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NJ Skate Shop Celebrates 13th Anniversary, New Location Near Rutgers

After Nine Years at 29 Easton Avenue, Legendary Shop Moves to Larger Space
Sean Monahan

NEW BRUNSWICK, NJ-- NJ Skate Shop has a lot to be celebrating right now, including marking their "lucky" 13th anniversary and moving to a larger location at 160 Easton Avenue, after nine years down the street at 29 Easton.

"That stretch of Easton by our old shop is facing some rough times," said owner Chis Nieratko.  "We wanted to be around the kids more and have a place where you can come and work on your board or even just hang out on the bench and charge your phone."

Nieratko, who also writes for Vice Magazine and ESPN, is the community manager for @VansSkate.  He runs the shop along with business partner Steve Lenardo, a schoolteacher at PS 24 in Jersey City.

"I've been skateboarding for most my life, that's almost 30 years.  And Steve, even longer!" Nieratko told NBToday.

The shop's owners have given New Brunswick something really special: a home for any kid who may feel like they don't have much guidance or even much love, plus a brand-name that would make anyone from this state stoked to wear.

"It's not as much about skateboarding, as it is about loving this place we call home. There's more to New Jersey than just the refineries off the Turnpike," explained Nieratko.  "We think life here in this state is beautiful and we want people to be proud to represent.  It's about being loud and proud and from New Jersey: NJ ALL DAY!"

Their shop is a testament to how positive the culture can be for kids.

"Steve teaches at a school in Jersey City that can be rough at times," said Nieratko.  "Some teachers can have a hard time with the kids but he thrives there and has a great connection with them and I attribute that ability to communicate so well, from growing up in a culture so diverse as skateboarding."

Michael Torres, 22, a local skateboarder and aspiring music producer has been working at the shop for almost five years and is becoming a well known figure in the community becuase hes at the shop almost every day.

Torres loves the experiences he gains from his job: "I get to meet a lot of crazy kids.  It's almost overwhelming how many people used to hang on the front steps at our old location, I've seen everything from fist fights to prayer circles."

Nieratko and Lenardo grew up skateboarding everyday together in Sayreville and would make trips to New Brunswick to visit one of the few skate shops in New Jersey at the time: The skate shop was called ABF, which stood for American Beauty Florist, becuase it was in the back of a flower store, Nieratko remembers.

"In the 90's it was always comic books and skateboards or guns and skateboards, no traditional skateboard shops. So we always wanted to open a shop that was 100% skateboarding," he continued.

The two men opened the first NJ Skate Shop in July 2003, in Sayreville.  Four years later, they opened up in New Brunswick, and in 2008, they opened another location in Hoboken.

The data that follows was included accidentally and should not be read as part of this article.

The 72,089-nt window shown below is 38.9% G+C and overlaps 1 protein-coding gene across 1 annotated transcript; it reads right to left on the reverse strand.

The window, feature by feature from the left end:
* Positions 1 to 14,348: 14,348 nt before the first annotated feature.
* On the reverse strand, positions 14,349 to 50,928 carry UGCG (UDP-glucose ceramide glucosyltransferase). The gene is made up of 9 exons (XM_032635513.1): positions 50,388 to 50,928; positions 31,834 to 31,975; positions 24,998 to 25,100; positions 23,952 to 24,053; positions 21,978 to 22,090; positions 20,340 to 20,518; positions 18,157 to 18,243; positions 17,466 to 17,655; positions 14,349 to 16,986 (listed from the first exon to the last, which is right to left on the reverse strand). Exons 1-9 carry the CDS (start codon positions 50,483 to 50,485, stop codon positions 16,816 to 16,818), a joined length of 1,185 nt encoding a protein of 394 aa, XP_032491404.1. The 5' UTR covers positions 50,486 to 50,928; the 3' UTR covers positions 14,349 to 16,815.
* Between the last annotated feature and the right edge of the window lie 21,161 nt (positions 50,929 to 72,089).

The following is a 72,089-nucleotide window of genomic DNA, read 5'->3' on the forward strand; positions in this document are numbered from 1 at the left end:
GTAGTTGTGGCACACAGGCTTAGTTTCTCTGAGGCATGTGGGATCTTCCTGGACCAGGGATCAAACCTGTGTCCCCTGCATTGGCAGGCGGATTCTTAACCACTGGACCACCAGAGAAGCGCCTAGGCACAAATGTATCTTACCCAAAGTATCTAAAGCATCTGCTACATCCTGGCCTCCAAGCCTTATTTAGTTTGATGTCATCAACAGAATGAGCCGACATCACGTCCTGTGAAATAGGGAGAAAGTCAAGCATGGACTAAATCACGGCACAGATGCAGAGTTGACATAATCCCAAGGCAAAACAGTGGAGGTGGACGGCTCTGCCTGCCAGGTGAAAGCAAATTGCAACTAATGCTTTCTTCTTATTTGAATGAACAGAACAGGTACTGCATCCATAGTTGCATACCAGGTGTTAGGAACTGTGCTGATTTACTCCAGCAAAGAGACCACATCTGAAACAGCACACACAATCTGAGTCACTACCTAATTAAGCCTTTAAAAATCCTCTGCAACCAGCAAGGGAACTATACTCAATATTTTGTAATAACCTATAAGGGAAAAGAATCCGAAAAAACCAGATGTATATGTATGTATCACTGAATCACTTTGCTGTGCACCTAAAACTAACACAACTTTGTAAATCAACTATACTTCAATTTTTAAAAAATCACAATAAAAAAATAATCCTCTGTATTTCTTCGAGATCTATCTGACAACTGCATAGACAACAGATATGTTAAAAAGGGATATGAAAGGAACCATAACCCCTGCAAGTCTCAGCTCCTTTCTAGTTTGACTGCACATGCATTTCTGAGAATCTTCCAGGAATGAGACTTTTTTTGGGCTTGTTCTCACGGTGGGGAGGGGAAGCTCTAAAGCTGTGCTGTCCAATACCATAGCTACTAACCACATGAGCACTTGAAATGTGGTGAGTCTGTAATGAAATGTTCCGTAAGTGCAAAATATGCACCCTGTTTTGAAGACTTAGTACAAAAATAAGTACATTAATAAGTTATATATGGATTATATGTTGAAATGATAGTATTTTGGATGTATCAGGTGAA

Their idea has definitely been working, as the team's New Brunswick shop has become the home to many local skateboarders who are now amatuer or pro, such as Ron Deily who currenlty rides for Zoo York, John Gardner of Creature, and Josh Wilson and Dick Rizzo, who ride for Quasi.

"The job of a skate shop is to nuture the community. Most of us come from broken homes, so having a place for disenfranchised kids to go and be around like-minded people is really important."

Nieratko said a new skate park set to open in the city's Second Ward is going to make New Brunswick into an even bigger hub for skateboarding.

"We're still seeing a lot of this with the kids in New Brunswick to this day, there's a crew that's at least 15 kids deep who call this place home and are really psyched about the new skate park in town."

Most New Jerseyans by now have at one point seen a young person wearing an NJ T-shirt from one of their two shops.

"In skateboarding, clothes are utilitarian, becuase you'll get hurt if you skate naked,"Nieratko explained.  "It just comes down to a clean t-shirt, pants and a pair of durable shoes."

"If you hold up a picture of Jack Kerouac from the 1950's and skateboarder in 2016, not much has changed, it's a white T-shirt and a pair of khakis, it's a timeless look and thats what we want to sell. We want you to look back at a photo of yourself in 20 years and say, 'Damn, I wish I still had that shirt,' not, 'Damn, what was i thinking!'"

Besides Celebrating NJ Skate Shop's lucky 13th, this year also marks 50 years of Vans, 120 years of Levi and 40 years of Stussy.

"Those are my favorite brands, that's what I wear everyday, and of course my own NJ gear," said Nieratko.  The shop also promotes timeless brands such as Adidas, Nike and Converse.

Be sure to stop by the new location at 160 Easton Avenueand get yourself a fresh "NJ " t-shirt, beacause the one you already have is torn up and dirty from skating all day!

The shop is open from 11am-7pm every day except Sunday, when it is open from noon-4pm.

Editor's Note: This article is sponsored content.